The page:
FOREIGN-BACKED militants were digging in for a lengthy siege in the eastern districts of Aleppo yesterday amid signs that Western support was wavering.
Reuters reported yesterday that the insurgents had several months worth of supplies squirrelled away in the ruined east of the city.
The UN said it and other agencies also had enough food in east Aleppo to feed 145,000 people for one month in addition to the militants’ stockpile.
It is unclear how many civilians are living in the eastern parts of Aleppo however the UN reports that there are between 200,000 to 300,000.
Fresh tomatoes can still be had in the insurgent-occupied areas — albeit for five times the pre-war price.
Syrian troops repelled another insurgent attempt the break the encirclement in the Malaa Farms area on Tuesday, destroying two tanks and three armoured personnel carriers.
The US State Department admitted in April that the rebels in Aleppo are dominated by the Nusra Front — an al-Qaida affiliate.
They are fighting alongside the Fatah Haleb (Conquest of Aleppo) coalition which the US has liberally supplied with anti-tank missiles.
At the UN security council on Tuesday Russian envoy Vitaly Churkin called on the US to end its opposition to air strikes on Nusra on the grounds that they are intermingled with Western-backed groups.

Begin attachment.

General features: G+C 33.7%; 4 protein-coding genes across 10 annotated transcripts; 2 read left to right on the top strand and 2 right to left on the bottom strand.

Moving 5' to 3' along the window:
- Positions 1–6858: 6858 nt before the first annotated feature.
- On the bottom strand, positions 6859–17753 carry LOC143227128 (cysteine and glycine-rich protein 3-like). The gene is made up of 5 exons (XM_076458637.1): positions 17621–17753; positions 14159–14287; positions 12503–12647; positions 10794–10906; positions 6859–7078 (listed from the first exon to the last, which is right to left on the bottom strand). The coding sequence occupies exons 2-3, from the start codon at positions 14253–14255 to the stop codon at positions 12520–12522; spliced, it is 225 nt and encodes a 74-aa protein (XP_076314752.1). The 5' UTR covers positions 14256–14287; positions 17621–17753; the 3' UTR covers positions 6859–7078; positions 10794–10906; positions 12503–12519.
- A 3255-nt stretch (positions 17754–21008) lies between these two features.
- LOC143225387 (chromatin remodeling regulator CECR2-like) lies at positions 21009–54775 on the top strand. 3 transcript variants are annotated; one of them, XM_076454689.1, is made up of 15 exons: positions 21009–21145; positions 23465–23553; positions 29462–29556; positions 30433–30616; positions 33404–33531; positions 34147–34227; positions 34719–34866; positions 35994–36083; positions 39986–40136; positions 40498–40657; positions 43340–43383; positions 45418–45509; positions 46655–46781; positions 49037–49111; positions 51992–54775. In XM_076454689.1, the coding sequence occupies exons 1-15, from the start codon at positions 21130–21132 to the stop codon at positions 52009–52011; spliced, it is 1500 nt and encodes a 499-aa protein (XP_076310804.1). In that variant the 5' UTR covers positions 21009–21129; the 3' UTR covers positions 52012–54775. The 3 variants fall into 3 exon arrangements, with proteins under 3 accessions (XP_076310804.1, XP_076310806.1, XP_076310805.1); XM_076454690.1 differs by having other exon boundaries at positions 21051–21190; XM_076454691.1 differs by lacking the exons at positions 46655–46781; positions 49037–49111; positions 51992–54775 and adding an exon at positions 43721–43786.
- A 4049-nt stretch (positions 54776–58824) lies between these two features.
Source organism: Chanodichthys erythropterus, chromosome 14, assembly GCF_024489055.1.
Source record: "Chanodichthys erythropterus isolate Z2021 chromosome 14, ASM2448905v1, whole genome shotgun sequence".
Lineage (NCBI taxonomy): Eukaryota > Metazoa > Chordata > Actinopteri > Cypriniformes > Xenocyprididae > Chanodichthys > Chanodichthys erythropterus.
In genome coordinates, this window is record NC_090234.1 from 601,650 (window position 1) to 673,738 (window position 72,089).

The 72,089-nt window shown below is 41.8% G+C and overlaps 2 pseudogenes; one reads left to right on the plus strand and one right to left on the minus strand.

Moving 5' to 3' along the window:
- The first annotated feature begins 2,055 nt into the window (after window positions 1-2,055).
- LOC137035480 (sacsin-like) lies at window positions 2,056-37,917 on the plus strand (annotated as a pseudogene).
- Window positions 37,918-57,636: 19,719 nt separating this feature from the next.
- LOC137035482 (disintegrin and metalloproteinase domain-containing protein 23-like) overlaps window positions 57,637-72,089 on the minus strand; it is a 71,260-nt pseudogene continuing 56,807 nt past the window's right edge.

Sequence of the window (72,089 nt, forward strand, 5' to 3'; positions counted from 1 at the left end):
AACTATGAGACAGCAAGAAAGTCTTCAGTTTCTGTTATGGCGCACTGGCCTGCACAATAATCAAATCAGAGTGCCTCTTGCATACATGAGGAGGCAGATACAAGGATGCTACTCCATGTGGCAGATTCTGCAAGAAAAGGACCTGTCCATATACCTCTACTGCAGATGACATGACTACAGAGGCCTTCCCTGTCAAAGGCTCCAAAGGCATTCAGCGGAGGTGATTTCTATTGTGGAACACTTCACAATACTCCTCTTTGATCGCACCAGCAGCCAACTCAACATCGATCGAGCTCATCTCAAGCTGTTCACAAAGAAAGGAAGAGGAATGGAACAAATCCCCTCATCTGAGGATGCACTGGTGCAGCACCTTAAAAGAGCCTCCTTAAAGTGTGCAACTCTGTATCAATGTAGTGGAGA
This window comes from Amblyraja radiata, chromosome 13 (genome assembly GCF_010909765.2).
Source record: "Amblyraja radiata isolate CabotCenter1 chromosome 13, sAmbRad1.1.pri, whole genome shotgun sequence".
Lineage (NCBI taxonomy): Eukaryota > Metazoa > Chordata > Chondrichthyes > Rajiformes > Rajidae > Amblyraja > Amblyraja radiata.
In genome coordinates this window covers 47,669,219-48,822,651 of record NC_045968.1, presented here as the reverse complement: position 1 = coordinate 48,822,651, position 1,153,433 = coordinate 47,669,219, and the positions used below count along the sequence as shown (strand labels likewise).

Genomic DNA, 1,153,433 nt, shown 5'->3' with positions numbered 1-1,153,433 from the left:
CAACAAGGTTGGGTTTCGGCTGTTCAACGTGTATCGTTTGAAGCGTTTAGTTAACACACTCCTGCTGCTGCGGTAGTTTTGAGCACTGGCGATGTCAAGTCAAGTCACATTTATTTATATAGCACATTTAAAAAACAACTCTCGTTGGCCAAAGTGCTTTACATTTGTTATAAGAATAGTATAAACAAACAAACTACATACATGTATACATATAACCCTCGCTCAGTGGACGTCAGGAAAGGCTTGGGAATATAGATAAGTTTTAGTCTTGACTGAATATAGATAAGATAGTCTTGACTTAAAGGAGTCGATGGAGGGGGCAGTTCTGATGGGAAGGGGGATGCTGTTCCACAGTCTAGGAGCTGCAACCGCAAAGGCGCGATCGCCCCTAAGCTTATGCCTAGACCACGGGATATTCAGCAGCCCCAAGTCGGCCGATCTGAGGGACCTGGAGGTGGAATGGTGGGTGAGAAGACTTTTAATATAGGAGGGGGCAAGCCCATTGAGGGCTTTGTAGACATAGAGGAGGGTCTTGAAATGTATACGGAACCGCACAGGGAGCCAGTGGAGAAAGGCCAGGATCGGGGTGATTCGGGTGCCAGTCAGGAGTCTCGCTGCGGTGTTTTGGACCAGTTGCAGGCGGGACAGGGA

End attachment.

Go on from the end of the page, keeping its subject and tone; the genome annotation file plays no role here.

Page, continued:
Mr Churkin said there should be “no delay or indulgences” in the fight against terrorism.
Tuesday’s Washington Post belatedly reported US Secretary of State John Kerry’s admission last month that the Army of Islam and Ahrar as-Sham — the biggest two groups in the Western-backed High Negotiations Committee — had at times allied with both Nusra and Islamic State.
State Department spokesman John Kirby claimed there had been “absolutely no change” in US policy and that Mr Kerry “was simply trying to describe the complexity of the situation in Syria.”
One person was killed and more than 20 wounded by insurgent shelling in Aleppo on Tuesday night, bringing the total to 58 dead and over 500 injured in four days.